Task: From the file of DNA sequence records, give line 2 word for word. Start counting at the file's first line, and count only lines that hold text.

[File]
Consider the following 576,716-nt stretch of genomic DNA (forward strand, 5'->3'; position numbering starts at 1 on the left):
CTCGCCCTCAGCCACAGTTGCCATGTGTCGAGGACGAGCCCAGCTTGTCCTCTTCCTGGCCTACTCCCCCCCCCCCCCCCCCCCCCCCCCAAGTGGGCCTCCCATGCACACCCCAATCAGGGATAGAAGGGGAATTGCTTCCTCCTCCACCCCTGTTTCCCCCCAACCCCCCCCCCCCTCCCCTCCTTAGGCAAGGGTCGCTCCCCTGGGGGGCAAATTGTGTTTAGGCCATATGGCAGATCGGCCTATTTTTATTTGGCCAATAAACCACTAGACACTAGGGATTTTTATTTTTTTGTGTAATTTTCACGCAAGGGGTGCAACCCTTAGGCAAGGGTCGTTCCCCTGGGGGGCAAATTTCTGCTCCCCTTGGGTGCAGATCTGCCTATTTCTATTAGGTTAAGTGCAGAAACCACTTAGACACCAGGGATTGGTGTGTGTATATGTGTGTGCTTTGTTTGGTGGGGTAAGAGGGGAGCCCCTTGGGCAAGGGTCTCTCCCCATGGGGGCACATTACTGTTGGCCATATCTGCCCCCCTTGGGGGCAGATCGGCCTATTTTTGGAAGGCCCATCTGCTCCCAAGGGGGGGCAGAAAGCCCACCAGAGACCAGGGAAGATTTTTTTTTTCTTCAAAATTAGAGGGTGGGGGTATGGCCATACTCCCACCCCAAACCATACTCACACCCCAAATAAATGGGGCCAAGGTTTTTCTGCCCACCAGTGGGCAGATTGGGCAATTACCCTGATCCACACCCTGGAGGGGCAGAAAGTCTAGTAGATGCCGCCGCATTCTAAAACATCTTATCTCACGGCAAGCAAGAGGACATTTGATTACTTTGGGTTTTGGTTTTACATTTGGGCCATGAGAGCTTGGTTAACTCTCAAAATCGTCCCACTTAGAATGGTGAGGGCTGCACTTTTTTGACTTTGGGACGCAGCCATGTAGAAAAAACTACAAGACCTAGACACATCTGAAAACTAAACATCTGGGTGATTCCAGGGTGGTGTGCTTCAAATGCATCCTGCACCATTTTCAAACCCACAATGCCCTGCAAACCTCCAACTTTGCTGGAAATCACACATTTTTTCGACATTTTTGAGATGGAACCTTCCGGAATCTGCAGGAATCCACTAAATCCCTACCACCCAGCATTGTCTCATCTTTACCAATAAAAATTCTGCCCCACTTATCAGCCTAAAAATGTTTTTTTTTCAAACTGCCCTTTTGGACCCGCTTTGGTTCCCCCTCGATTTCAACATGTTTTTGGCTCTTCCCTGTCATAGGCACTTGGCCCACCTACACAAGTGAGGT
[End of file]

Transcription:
CTCGCCCTCAGCCACAGTTGCCATGTGTCGAGGACGAGCCCAGCTTGTCCTCTTCCTGGCCTACTCCCCCCCCCCCCCCCCCCCCCCCCCAAGTGGGCCTCCCATGCACACCCCAATCAGGGATAGAAGGGGAATTGCTTCCTCCTCCACCCCTGTTTCCCCCCAACCCCCCCCCCCCTCCCCTCCTTAGGCAAGGGTCGCTCCCCTGGGGGGCAAATTGTGTTTAGGCCATATGGCAGATCGGCCTATTTTTATTTGGCCAATAAACCACTAGACACTAGGGATTTTTATTTTTTTGTGTAATTTTCACGCAAGGGGTGCAACCCTTAGGCAAGGGTCGTTCCCCTGGGGGGCAAATTTCTGCTCCCCTTGGGTGCAGATCTGCCTATTTCTATTAGGTTAAGTGCAGAAACCACTTAGACACCAGGGATTGGTGTGTGTATATGTGTGTGCTTTGTTTGGTGGGGTAAGAGGGGAGCCCCTTGGGCAAGGGTCTCTCCCCATGGGGGCACATTACTGTTGGCCATATCTGCCCCCCTTGGGGGCAGATCGGCCTATTTTTGGAAGGCCCATCTGCTCCCAAGGGGGGGCAGAAAGCCCACCAGAGACCAGGGAAGATTTTTTTTTTCTTCAAAATTAGAGGGTGGGGGTATGGCCATACTCCCACCCCAAACCATACTCACACCCCAAATAAATGGGGCCAAGGTTTTTCTGCCCACCAGTGGGCAGATTGGGCAATTACCCTGATCCACACCCTGGAGGGGCAGAAAGTCTAGTAGATGCCGCCGCATTCTAAAACATCTTATCTCACGGCAAGCAAGAGGACATTTGATTACTTTGGGTTTTGGTTTTACATTTGGGCCATGAGAGCTTGGTTAACTCTCAAAATCGTCCCACTTAGAATGGTGAGGGCTGCACTTTTTTGACTTTGGGACGCAGCCATGTAGAAAAAACTACAAGACCTAGACACATCTGAAAACTAAACATCTGGGTGATTCCAGGGTGGTGTGCTTCAAATGCATCCTGCACCATTTTCAAACCCACAATGCCCTGCAAACCTCCAACTTTGCTGGAAATCACACATTTTTTCGACATTTTTGAGATGGAACCTTCCGGAATCTGCAGGAATCCACTAAATCCCTACCACCCAGCATTGTCTCATCTTTACCAATAAAAATTCTGCCCCACTTATCAGCCTAAAAATGTTTTTTTTTCAAACTGCCCTTTTGGACCCGCTTTGGTTCCCCCTCGATTTCAACATGTTTTTGGCTCTTCCCTGTCATAGGCACTTGGCCCACCTACACAAGTGAGGT